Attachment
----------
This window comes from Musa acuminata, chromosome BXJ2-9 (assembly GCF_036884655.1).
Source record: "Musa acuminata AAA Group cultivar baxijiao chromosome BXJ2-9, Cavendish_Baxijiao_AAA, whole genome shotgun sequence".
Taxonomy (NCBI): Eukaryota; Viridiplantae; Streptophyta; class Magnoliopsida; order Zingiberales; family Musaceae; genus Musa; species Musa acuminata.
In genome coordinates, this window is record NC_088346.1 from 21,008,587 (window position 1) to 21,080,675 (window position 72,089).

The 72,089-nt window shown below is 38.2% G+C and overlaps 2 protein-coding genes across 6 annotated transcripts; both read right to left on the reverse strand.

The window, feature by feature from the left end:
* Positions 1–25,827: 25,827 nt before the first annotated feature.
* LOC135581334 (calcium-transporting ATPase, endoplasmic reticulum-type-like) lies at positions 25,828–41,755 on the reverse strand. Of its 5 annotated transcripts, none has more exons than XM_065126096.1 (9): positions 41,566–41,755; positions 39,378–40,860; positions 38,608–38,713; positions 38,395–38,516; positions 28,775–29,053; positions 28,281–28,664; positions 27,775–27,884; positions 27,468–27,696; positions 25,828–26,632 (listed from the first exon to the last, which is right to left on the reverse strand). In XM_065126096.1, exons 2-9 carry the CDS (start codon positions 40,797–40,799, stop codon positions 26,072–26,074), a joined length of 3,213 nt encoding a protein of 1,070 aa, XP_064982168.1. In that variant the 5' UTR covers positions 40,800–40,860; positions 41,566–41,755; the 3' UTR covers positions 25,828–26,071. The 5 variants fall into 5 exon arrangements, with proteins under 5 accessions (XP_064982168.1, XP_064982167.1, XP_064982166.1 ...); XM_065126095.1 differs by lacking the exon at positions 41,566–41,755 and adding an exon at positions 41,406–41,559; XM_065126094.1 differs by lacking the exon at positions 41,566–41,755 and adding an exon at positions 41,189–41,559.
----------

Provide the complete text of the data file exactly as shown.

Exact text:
This window comes from Musa acuminata, chromosome BXJ2-9 (assembly GCF_036884655.1).
Source record: "Musa acuminata AAA Group cultivar baxijiao chromosome BXJ2-9, Cavendish_Baxijiao_AAA, whole genome shotgun sequence".
Taxonomy (NCBI): Eukaryota; Viridiplantae; Streptophyta; class Magnoliopsida; order Zingiberales; family Musaceae; genus Musa; species Musa acuminata.
In genome coordinates, this window is record NC_088346.1 from 21,008,587 (window position 1) to 21,080,675 (window position 72,089).

The 72,089-nt window shown below is 38.2% G+C and overlaps 2 protein-coding genes across 6 annotated transcripts; both read right to left on the reverse strand.

The window, feature by feature from the left end:
* Positions 1–25,827: 25,827 nt before the first annotated feature.
* LOC135581334 (calcium-transporting ATPase, endoplasmic reticulum-type-like) lies at positions 25,828–41,755 on the reverse strand. Of its 5 annotated transcripts, none has more exons than XM_065126096.1 (9): positions 41,566–41,755; positions 39,378–40,860; positions 38,608–38,713; positions 38,395–38,516; positions 28,775–29,053; positions 28,281–28,664; positions 27,775–27,884; positions 27,468–27,696; positions 25,828–26,632 (listed from the first exon to the last, which is right to left on the reverse strand). In XM_065126096.1, exons 2-9 carry the CDS (start codon positions 40,797–40,799, stop codon positions 26,072–26,074), a joined length of 3,213 nt encoding a protein of 1,070 aa, XP_064982168.1. In that variant the 5' UTR covers positions 40,800–40,860; positions 41,566–41,755; the 3' UTR covers positions 25,828–26,071. The 5 variants fall into 5 exon arrangements, with proteins under 5 accessions (XP_064982168.1, XP_064982167.1, XP_064982166.1 ...); XM_065126095.1 differs by lacking the exon at positions 41,566–41,755 and adding an exon at positions 41,406–41,559; XM_065126094.1 differs by lacking the exon at positions 41,566–41,755 and adding an exon at positions 41,189–41,559.